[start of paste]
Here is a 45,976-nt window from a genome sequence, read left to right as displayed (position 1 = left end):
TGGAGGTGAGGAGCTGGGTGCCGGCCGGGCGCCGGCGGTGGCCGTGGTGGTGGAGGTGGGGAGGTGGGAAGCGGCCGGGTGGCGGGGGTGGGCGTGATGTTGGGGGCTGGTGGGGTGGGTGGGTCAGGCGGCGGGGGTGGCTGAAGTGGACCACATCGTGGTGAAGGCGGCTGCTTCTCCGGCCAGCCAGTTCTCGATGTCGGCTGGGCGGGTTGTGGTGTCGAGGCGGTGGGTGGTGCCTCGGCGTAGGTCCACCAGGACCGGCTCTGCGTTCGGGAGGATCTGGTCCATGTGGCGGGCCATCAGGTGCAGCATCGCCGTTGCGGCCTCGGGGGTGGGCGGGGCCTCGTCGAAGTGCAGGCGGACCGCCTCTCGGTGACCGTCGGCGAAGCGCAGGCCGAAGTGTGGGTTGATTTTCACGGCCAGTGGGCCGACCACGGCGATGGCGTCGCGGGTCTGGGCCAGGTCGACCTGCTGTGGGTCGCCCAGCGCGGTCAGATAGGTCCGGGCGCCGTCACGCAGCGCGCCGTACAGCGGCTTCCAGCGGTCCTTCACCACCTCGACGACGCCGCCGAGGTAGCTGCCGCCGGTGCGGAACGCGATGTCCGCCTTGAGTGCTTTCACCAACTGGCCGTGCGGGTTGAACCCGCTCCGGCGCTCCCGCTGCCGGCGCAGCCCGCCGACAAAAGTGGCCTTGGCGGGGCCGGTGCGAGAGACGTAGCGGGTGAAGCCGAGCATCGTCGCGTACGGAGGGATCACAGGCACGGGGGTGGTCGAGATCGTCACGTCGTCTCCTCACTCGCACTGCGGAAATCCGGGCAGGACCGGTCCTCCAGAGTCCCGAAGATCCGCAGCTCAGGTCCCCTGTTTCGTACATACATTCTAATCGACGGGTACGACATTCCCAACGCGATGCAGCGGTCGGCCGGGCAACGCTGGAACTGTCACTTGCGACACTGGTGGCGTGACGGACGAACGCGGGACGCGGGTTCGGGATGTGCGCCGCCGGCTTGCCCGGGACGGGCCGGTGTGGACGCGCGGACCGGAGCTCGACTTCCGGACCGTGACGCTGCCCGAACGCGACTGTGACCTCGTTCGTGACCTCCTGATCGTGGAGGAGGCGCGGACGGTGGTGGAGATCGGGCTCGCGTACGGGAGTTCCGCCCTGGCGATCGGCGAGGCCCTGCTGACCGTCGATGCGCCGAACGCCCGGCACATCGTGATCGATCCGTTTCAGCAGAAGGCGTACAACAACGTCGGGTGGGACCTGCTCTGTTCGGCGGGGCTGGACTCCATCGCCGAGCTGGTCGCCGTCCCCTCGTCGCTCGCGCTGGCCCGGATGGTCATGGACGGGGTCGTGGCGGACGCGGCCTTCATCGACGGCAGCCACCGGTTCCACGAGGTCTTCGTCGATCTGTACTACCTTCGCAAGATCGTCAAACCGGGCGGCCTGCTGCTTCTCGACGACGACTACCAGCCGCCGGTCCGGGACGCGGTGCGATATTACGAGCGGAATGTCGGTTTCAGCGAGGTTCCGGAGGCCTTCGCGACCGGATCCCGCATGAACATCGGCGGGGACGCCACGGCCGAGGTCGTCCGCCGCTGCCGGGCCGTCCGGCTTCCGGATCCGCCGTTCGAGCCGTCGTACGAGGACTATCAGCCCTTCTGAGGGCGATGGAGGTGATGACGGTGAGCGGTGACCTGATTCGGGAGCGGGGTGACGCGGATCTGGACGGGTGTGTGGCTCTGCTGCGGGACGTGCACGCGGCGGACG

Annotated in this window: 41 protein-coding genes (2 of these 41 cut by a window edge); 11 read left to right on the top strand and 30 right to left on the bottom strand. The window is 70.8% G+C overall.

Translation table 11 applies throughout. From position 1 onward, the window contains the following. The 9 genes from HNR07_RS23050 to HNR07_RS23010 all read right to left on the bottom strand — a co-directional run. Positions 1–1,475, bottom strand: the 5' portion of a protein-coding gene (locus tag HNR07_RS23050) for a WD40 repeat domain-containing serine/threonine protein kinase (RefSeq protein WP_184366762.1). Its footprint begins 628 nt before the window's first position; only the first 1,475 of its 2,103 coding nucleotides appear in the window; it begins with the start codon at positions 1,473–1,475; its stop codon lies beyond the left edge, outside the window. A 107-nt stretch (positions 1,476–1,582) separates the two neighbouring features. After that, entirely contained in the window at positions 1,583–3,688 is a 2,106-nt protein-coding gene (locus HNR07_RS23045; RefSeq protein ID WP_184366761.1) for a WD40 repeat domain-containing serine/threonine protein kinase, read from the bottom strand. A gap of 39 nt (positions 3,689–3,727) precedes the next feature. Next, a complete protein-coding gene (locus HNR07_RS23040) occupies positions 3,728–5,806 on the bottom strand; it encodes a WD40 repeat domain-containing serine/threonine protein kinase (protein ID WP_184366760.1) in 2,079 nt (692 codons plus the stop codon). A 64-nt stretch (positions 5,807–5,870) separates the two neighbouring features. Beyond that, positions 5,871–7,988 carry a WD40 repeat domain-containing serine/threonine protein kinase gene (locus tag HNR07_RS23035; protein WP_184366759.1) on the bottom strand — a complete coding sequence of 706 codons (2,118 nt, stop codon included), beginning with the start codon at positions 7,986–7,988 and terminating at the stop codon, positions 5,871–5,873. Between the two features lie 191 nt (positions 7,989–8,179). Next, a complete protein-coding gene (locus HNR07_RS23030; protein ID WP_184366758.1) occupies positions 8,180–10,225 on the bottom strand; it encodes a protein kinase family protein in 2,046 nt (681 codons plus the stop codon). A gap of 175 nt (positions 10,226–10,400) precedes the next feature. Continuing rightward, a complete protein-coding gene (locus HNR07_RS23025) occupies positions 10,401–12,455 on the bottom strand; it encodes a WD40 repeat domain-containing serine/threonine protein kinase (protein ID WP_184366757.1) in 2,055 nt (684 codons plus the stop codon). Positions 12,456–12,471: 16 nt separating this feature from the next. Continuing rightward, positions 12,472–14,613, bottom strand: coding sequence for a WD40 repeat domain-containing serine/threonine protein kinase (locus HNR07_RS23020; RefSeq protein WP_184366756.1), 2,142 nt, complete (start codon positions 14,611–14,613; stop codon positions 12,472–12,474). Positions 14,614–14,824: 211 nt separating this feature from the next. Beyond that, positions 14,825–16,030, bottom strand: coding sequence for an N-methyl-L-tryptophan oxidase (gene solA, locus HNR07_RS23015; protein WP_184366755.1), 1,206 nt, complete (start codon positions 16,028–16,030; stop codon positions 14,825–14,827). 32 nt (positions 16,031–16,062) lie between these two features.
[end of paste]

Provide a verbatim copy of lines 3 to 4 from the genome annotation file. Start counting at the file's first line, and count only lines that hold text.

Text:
Annotated in this window: 41 protein-coding genes (2 of these 41 cut by a window edge); 11 read left to right on the top strand and 30 right to left on the bottom strand. The window is 70.8% G+C overall.

Translation table 11 applies throughout. From position 1 onward, the window contains the following. The 9 genes from HNR07_RS23050 to HNR07_RS23010 all read right to left on the bottom strand — a co-directional run. Positions 1–1,475, bottom strand: the 5' portion of a protein-coding gene (locus tag HNR07_RS23050) for a WD40 repeat domain-containing serine/threonine protein kinase (RefSeq protein WP_184366762.1). Its footprint begins 628 nt before the window's first position; only the first 1,475 of its 2,103 coding nucleotides appear in the window; it begins with the start codon at positions 1,473–1,475; its stop codon lies beyond the left edge, outside the window. A 107-nt stretch (positions 1,476–1,582) separates the two neighbouring features. After that, entirely contained in the window at positions 1,583–3,688 is a 2,106-nt protein-coding gene (locus HNR07_RS23045; RefSeq protein ID WP_184366761.1) for a WD40 repeat domain-containing serine/threonine protein kinase, read from the bottom strand. A gap of 39 nt (positions 3,689–3,727) precedes the next feature. Next, a complete protein-coding gene (locus HNR07_RS23040) occupies positions 3,728–5,806 on the bottom strand; it encodes a WD40 repeat domain-containing serine/threonine protein kinase (protein ID WP_184366760.1) in 2,079 nt (692 codons plus the stop codon). A 64-nt stretch (positions 5,807–5,870) separates the two neighbouring features. Beyond that, positions 5,871–7,988 carry a WD40 repeat domain-containing serine/threonine protein kinase gene (locus tag HNR07_RS23035; protein WP_184366759.1) on the bottom strand — a complete coding sequence of 706 codons (2,118 nt, stop codon included), beginning with the start codon at positions 7,986–7,988 and terminating at the stop codon, positions 5,871–5,873. Between the two features lie 191 nt (positions 7,989–8,179). Next, a complete protein-coding gene (locus HNR07_RS23030; protein ID WP_184366758.1) occupies positions 8,180–10,225 on the bottom strand; it encodes a protein kinase family protein in 2,046 nt (681 codons plus the stop codon). A gap of 175 nt (positions 10,226–10,400) precedes the next feature. Continuing rightward, a complete protein-coding gene (locus HNR07_RS23025) occupies positions 10,401–12,455 on the bottom strand; it encodes a WD40 repeat domain-containing serine/threonine protein kinase (protein ID WP_184366757.1) in 2,055 nt (684 codons plus the stop codon). Positions 12,456–12,471: 16 nt separating this feature from the next. Continuing rightward, positions 12,472–14,613, bottom strand: coding sequence for a WD40 repeat domain-containing serine/threonine protein kinase (locus HNR07_RS23020; RefSeq protein WP_184366756.1), 2,142 nt, complete (start codon positions 14,611–14,613; stop codon positions 12,472–12,474). Positions 14,614–14,824: 211 nt separating this feature from the next. Beyond that, positions 14,825–16,030, bottom strand: coding sequence for an N-methyl-L-tryptophan oxidase (gene solA, locus HNR07_RS23015; protein WP_184366755.1), 1,206 nt, complete (start codon positions 16,028–16,030; stop codon positions 14,825–14,827). 32 nt (positions 16,031–16,062) lie between these two features.